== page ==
Le Marche and Food
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Le Marche and Food
Discover Le Marche rich cuisine, great traditional and tasty food in between the coast and the mountain. A cuisine made by excellent products GMO-free, mostly organic or from sustainable techniques, supplied daily by skilled farmers, fishermen and harvesters: from tender shrimp to Conero muscles and from the white truffles of Acqualagna to ascolana olives stuffed with meat or fish, one of the most popular of the ascolana-style fried dishes.
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Zuppa Inglese: Traditional Italian Dessert Born in Central Italy

Zuppa Inglese: Traditional Italian Dessert Born in Central Italy | Le Marche and Food | Scoop.it

This traditional Italian dessert originated in northern Italy in the region Emila-Romagna although it can now be found throughout northern and central Italy. Although its true origins are unknown, it is thought that it first appeared in the sixteenth century in the kitchens of the Dukes of Este in Ferrara. It is said that they asked their cooks to replicate the delicious trifles that they had enjoyed on their journeys to England, and Zuppa Inglese was born. [...]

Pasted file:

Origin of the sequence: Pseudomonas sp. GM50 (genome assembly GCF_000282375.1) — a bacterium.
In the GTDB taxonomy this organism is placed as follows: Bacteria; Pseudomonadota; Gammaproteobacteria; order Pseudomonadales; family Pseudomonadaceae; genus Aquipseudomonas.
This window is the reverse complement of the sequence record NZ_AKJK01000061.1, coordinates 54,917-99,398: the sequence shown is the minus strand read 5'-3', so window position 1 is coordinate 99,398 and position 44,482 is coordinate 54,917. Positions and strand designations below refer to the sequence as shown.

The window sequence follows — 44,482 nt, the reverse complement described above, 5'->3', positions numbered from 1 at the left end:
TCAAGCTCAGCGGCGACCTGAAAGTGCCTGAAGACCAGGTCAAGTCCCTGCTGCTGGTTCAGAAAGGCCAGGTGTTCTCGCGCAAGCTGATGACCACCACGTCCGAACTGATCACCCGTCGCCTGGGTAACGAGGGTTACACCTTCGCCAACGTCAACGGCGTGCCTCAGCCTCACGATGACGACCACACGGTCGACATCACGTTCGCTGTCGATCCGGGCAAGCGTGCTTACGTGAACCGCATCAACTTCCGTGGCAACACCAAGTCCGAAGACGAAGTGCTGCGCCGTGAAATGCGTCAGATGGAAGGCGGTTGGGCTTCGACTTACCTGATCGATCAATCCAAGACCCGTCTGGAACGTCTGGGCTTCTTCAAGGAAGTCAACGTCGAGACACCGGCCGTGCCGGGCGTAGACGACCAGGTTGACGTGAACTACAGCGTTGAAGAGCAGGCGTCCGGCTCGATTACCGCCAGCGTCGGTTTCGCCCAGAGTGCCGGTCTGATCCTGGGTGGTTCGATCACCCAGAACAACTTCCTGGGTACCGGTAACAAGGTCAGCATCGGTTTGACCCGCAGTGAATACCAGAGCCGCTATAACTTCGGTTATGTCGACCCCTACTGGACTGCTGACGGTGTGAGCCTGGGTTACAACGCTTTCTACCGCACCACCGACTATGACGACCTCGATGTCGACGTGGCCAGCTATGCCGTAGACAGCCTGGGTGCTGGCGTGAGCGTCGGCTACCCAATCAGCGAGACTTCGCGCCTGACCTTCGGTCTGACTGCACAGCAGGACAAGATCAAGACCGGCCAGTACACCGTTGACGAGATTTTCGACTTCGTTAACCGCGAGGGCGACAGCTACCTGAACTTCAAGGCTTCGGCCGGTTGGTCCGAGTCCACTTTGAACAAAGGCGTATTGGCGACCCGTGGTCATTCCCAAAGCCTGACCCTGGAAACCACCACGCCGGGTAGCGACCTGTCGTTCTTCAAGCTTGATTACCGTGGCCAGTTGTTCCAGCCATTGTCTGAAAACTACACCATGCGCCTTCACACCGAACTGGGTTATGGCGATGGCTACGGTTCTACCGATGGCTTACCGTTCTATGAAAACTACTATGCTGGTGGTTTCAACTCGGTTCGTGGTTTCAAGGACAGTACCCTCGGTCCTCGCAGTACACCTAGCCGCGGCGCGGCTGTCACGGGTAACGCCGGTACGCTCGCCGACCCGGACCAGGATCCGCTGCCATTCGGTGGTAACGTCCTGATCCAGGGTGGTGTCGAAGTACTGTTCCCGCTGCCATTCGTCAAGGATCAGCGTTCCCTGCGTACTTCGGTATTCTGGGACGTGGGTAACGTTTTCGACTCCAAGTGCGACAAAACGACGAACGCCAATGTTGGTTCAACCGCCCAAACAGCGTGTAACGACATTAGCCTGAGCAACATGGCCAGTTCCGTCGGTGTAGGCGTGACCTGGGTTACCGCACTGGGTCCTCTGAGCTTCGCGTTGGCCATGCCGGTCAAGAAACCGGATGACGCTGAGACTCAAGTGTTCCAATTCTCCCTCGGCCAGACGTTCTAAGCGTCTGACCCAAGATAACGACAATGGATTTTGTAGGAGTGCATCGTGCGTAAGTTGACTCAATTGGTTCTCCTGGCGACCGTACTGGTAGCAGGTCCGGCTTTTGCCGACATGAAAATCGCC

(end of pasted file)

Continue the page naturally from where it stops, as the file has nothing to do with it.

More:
Ingredients:

  • Zuppa Inglese:
  • 1 1/2 Liters Whole Milk
  • 1 1/2 Teaspoons Vanilla Extract
  • 6 Large Eggs
  • 12 Tablespoons Sugar
  • 6 Tablespoons Corn Starch
  • 5 Ounces Dark Chocolate, Chopped
  • Alchermes Liqueur (See Notes Above)
  • 24 Savoiardi Cookies
  • Garnish:
  • 3 Ounces Shaved Dark Chocolate
  • Mint Leaves
  • Fresh Raspberries
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The Return of Mascarpone!

The Return of Mascarpone! | Le Marche and Food | Scoop.it

Alternative ways to employ the Mascarpone Cheese. When most hear the word “mascarpone”, they think of tiramisu, that quintessential Italian treat — and who would blame them? I do plan to share our family recipe for tiramisu but at a later date. That dish deserves a post all its own. So, instead, I’ll share two easy confections that combine whipped mascarpone with fresh berries. To make the whipped mascarpone, take some whipping cream and beat until peaks form. Add icing/confectioner’s sugar, to taste, during the process. To the sweetened whipped cream, add at least an equal amount of mascarpone and beat the mixture until peaks again form. Taste midway through to see if more sugar is needed. Set aside for use in either of the following 2-3 recipes.

  • In the first case, fresh strawberries are hulled and quartered before being macerated with a little sugar and balsamic vinegar.
  • This next recipe uses chocolate sauce instead of balsamic vinegar.
  • The last recipe uses mascarpone to make jalapeño poppers.
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Zuppa inglese. Classic Dessert From Central Italy

Zuppa inglese. Classic Dessert From Central Italy | Le Marche and Food | Scoop.it